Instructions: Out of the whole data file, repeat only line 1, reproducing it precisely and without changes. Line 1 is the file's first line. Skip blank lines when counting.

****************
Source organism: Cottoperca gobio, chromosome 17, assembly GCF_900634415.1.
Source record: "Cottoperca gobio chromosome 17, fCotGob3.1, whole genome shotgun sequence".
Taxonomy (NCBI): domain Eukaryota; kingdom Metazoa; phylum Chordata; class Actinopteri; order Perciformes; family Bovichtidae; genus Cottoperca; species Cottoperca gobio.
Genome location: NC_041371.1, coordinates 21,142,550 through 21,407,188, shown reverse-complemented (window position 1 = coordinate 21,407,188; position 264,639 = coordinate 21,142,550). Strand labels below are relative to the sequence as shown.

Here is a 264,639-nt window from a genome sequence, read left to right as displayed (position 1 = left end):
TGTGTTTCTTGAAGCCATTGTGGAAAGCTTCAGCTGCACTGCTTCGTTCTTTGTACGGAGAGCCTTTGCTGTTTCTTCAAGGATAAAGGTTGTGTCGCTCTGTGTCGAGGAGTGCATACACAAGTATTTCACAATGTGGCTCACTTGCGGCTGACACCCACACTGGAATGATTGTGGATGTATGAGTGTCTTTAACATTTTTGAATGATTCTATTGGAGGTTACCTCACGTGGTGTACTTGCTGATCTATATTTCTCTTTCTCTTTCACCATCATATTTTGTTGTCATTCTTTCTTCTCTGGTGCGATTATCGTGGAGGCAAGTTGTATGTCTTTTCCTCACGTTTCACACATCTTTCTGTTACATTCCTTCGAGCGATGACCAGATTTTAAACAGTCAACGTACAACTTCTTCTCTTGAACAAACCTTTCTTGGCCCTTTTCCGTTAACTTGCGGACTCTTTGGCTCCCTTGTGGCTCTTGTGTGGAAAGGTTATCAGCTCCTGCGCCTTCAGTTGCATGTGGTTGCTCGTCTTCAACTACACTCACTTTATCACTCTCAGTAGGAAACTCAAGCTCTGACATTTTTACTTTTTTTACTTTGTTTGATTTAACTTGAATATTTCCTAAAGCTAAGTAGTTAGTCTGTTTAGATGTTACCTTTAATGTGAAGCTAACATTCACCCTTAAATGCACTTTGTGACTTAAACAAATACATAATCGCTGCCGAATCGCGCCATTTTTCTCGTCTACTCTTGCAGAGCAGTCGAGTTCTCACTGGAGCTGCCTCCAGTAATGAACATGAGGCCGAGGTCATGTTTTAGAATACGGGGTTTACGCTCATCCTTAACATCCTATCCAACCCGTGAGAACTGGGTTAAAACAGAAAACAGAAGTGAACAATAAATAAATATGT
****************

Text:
Source organism: Cottoperca gobio, chromosome 17, assembly GCF_900634415.1.